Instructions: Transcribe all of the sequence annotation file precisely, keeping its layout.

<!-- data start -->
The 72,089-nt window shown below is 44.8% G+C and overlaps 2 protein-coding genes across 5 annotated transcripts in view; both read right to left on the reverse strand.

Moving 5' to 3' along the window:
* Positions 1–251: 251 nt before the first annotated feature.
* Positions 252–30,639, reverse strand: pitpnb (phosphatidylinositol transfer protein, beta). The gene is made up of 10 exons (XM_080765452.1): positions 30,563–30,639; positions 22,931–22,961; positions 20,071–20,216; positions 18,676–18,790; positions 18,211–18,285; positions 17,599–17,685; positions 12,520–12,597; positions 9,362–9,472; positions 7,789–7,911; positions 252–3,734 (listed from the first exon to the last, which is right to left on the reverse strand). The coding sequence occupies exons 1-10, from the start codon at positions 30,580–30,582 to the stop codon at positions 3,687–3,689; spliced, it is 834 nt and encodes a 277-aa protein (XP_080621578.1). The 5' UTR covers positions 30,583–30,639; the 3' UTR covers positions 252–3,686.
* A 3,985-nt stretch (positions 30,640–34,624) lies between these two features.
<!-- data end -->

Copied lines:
The 72,089-nt window shown below is 44.8% G+C and overlaps 2 protein-coding genes across 5 annotated transcripts in view; both read right to left on the reverse strand.

Moving 5' to 3' along the window:
* Positions 1–251: 251 nt before the first annotated feature.
* Positions 252–30,639, reverse strand: pitpnb (phosphatidylinositol transfer protein, beta). The gene is made up of 10 exons (XM_080765452.1): positions 30,563–30,639; positions 22,931–22,961; positions 20,071–20,216; positions 18,676–18,790; positions 18,211–18,285; positions 17,599–17,685; positions 12,520–12,597; positions 9,362–9,472; positions 7,789–7,911; positions 252–3,734 (listed from the first exon to the last, which is right to left on the reverse strand). The coding sequence occupies exons 1-10, from the start codon at positions 30,580–30,582 to the stop codon at positions 3,687–3,689; spliced, it is 834 nt and encodes a 277-aa protein (XP_080621578.1). The 5' UTR covers positions 30,583–30,639; the 3' UTR covers positions 252–3,686.
* A 3,985-nt stretch (positions 30,640–34,624) lies between these two features.